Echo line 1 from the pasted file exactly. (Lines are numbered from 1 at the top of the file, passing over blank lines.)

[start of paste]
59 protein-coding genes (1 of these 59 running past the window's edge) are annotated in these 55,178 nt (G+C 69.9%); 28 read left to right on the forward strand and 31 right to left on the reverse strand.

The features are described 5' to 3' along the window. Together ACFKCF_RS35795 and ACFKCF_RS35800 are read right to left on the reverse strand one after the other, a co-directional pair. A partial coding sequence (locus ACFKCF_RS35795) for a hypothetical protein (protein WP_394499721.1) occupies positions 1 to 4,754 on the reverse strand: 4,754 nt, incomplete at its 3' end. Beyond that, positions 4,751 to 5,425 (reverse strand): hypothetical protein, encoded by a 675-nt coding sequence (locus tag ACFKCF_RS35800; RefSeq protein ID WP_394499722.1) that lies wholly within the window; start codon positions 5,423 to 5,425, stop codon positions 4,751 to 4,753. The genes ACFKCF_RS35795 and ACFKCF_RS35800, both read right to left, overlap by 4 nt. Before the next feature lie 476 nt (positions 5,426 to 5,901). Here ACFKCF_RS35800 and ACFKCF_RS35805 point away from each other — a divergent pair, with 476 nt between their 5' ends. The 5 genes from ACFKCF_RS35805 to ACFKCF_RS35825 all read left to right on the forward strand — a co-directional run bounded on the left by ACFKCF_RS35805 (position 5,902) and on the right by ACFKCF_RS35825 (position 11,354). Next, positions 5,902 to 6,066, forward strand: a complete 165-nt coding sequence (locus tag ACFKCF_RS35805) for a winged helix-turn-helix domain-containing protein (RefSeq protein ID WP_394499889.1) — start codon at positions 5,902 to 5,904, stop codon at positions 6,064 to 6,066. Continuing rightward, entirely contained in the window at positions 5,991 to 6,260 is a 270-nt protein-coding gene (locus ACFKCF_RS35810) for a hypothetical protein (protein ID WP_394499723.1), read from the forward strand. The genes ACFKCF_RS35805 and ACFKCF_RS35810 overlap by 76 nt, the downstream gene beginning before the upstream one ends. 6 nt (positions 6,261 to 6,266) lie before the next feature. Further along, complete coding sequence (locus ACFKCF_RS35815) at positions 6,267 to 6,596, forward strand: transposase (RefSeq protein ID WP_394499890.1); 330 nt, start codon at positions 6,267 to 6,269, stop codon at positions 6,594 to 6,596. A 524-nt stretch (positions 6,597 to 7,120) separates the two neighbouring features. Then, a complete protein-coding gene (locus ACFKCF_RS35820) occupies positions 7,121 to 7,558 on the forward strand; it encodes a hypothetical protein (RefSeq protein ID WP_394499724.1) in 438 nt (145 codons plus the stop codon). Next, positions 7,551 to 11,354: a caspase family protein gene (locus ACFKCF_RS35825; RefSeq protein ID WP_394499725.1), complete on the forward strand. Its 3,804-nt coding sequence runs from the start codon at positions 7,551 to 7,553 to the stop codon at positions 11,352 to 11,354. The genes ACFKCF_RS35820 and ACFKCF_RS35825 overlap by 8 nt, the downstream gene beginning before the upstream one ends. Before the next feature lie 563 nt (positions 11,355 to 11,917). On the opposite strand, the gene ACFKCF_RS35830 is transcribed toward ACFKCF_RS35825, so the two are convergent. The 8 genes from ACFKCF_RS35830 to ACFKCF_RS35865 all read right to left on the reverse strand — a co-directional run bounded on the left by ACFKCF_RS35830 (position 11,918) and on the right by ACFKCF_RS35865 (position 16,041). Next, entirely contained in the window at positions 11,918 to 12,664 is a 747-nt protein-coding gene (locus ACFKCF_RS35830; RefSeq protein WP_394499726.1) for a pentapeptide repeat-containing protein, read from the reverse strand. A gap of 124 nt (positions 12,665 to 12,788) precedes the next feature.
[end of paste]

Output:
59 protein-coding genes (1 of these 59 running past the window's edge) are annotated in these 55,178 nt (G+C 69.9%); 28 read left to right on the forward strand and 31 right to left on the reverse strand.